Investor morale is low at Meta, following disastrous Q3 earnings results and the company’s shares falling depressingly in the last week of October. Investors are blaming risky and costly investments in Metaverse, but Meta’s chief executive officer (CEO), Mark Zuckerberg, steadfastly sticks by his vision.
Brian Jackson, research advisor at IT research firm Info-Tech, says that Zuckerberg’s vision to turn this VR and immersive social worlds niche that has existed for more than two decades into something that most people will be excited about does require a lot of investment. And Meta’s product chief, Austin Chang, explained that the company sought to expand on the current VR-only version of Horizon Worlds by making it available on PCs and smartphones. For Chang, this expansion “will open up the opportunities of the metaverse to more people”, while creating more revenue-generating opportunities.
But investors are not convinced. Following Meta’s Q3 earnings calls, the company’s shares dropped 20 per cent and were trading at US$100.55, the lowest since February 2016.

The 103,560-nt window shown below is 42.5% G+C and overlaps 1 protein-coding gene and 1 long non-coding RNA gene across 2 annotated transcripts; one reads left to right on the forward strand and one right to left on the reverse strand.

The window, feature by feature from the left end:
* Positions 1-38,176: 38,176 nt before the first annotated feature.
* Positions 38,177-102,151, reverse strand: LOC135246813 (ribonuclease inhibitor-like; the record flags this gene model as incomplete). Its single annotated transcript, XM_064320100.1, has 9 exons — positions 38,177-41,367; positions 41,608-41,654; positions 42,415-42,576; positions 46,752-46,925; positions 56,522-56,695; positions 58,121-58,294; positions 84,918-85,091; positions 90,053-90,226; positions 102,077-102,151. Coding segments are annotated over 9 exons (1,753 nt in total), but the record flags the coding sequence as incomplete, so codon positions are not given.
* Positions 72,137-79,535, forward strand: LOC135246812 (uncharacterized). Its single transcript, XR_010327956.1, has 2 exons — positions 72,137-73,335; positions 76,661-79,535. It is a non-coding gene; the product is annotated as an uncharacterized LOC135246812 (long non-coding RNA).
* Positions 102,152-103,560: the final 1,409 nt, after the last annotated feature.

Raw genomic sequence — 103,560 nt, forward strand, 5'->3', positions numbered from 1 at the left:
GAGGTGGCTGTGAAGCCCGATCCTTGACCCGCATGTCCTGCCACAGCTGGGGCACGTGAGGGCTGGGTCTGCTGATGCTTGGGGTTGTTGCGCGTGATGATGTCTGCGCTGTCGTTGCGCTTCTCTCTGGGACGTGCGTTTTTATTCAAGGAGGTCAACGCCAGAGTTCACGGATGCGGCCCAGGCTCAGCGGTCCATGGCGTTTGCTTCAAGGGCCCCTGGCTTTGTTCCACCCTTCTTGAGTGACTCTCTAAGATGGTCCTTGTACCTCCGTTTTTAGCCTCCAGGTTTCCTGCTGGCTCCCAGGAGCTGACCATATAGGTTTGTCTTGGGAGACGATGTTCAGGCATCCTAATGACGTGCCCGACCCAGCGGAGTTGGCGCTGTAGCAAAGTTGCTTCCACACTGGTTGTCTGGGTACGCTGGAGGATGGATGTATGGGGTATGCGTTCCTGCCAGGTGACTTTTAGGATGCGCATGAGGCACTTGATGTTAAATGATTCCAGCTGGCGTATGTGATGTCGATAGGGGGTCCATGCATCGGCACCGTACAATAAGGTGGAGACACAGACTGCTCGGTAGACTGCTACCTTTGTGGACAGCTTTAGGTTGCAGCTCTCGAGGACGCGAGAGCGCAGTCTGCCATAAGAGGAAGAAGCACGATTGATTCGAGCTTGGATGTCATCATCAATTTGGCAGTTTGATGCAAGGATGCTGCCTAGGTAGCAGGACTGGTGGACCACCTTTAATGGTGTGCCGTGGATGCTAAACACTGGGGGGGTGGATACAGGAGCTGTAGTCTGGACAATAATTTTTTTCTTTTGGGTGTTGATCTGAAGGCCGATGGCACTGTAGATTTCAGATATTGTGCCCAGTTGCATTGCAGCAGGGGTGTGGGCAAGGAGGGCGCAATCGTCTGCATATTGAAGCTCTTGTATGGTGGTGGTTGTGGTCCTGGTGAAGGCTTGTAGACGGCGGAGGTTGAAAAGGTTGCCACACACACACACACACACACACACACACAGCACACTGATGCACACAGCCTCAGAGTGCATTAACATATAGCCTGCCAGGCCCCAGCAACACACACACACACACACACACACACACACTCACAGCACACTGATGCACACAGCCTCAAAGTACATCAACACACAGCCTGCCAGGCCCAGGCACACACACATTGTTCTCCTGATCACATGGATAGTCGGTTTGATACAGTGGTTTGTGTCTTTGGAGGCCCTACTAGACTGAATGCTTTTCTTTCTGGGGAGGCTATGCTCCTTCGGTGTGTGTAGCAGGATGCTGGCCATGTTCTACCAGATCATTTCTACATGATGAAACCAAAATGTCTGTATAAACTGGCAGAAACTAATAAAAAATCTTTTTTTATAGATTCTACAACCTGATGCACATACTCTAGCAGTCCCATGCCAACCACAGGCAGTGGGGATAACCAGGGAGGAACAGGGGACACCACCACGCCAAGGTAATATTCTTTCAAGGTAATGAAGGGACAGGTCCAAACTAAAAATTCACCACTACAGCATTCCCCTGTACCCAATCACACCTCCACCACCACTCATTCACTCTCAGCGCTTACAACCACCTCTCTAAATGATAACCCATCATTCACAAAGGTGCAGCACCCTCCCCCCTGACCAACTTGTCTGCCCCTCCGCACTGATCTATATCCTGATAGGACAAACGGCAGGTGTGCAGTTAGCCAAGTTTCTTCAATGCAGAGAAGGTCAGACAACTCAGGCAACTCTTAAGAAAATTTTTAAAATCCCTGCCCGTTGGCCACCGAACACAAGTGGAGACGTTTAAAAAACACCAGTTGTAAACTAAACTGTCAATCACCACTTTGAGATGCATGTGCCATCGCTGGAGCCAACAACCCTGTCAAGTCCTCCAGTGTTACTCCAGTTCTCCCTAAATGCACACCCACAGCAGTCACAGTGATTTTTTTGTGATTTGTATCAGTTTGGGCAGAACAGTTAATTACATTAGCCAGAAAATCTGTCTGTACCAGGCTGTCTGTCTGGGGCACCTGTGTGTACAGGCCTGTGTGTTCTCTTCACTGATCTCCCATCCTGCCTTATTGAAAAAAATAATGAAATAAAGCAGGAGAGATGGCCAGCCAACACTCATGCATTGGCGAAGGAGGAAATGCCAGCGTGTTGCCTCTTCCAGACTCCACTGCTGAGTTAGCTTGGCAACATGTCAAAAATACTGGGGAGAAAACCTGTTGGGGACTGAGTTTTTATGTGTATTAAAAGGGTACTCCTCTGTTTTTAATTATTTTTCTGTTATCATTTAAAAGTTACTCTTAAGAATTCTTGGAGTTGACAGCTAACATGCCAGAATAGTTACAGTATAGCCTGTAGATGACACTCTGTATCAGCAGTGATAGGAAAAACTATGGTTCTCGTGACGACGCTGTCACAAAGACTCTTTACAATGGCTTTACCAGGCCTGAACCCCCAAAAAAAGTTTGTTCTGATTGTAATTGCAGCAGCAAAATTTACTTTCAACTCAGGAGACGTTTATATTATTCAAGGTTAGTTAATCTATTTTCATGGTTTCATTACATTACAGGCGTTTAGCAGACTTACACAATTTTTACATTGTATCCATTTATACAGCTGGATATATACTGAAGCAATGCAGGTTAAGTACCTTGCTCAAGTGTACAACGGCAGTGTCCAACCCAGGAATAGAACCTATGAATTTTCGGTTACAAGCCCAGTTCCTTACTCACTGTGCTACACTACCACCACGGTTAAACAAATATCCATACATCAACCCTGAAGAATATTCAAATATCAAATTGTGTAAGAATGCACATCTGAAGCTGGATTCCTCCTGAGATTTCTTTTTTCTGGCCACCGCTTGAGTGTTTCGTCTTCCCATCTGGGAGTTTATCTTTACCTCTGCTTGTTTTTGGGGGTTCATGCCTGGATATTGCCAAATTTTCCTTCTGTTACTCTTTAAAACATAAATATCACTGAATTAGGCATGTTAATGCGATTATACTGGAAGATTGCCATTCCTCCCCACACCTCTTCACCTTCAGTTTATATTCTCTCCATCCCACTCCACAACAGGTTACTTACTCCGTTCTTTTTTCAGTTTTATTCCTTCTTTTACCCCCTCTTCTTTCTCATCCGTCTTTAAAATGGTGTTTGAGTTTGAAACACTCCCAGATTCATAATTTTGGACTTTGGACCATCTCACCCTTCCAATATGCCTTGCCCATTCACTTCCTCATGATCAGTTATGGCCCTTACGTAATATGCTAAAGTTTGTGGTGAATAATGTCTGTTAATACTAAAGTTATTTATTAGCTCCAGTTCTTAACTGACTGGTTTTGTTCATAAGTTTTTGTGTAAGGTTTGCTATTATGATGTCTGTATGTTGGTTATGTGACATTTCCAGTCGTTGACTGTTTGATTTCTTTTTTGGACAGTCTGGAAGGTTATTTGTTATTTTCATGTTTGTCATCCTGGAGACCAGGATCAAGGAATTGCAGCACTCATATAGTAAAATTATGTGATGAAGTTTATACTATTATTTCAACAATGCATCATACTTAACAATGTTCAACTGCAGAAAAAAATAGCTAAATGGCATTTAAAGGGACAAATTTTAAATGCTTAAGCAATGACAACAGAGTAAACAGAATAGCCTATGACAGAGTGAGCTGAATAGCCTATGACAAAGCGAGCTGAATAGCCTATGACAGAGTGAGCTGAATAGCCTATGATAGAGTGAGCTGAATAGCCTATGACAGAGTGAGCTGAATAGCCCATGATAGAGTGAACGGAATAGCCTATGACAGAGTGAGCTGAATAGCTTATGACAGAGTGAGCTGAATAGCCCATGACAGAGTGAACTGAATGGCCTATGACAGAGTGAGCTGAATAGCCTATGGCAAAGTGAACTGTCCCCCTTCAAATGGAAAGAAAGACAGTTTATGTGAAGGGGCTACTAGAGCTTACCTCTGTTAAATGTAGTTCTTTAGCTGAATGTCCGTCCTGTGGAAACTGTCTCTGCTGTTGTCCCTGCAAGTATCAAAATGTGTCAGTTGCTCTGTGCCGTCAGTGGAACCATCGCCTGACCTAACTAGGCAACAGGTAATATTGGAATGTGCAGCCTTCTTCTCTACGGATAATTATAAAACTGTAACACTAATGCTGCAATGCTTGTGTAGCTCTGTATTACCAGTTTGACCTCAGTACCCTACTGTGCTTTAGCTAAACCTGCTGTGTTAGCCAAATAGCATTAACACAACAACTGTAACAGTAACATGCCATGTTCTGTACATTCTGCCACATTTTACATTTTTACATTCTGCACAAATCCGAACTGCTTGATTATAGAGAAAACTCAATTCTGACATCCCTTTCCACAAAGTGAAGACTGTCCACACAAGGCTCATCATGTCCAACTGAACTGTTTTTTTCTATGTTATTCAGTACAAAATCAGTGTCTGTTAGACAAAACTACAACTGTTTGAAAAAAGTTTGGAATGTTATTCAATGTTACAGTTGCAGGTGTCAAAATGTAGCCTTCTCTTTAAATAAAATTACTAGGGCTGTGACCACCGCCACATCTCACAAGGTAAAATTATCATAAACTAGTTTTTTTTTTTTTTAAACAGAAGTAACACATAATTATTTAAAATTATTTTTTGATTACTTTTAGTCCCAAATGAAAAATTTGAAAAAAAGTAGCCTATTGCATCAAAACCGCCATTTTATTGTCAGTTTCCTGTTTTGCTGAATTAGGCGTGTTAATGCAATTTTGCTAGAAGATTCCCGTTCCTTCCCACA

The worry heightened after the company predicted that expenses at Metaverse’s Reality Labs will reach US$101 billion in 2023, despite its massive losses in the last quarter.
Jackson explained that Meta’s shares are in decline for two reasons: “Metaverse investments haven’t produced a profitable business yet,” he said. “In demos of the technology by CEO Mark Zuckerberg, we’re presented with a vision of what the future could hold rather than what can be delivered now. Even the avatar legs they featured on stage at Meta Connect were done with motion capture technology, not Horizon Worlds. So there’s just no compelling reason for consumers or businesses to buy an Oculus headset or invest in building on that platform yet.”
Some experts have suggested that Metaverse will follow the same trajectory as Facebook, which became profitable after incurring years of losses. Jackson, however, argued that the short-term losses are much more critical for Metaverse. “Facebook is no longer a startup that venture capitalists view as a future payday. It’s a publicly traded business with shareholders involved.”
Either way, Zuckerberg is not bending, to the disappointment of investors. He only owns 13 per cent of economic interest but has more votes attached to his shares than all other investors do.
“They [investors] can continue to make noise and put pressure on Zuckerberg to change course. They’ll have to test his resolve to stay the course on the metaverse, but ultimately he remains in control,” said Jackson.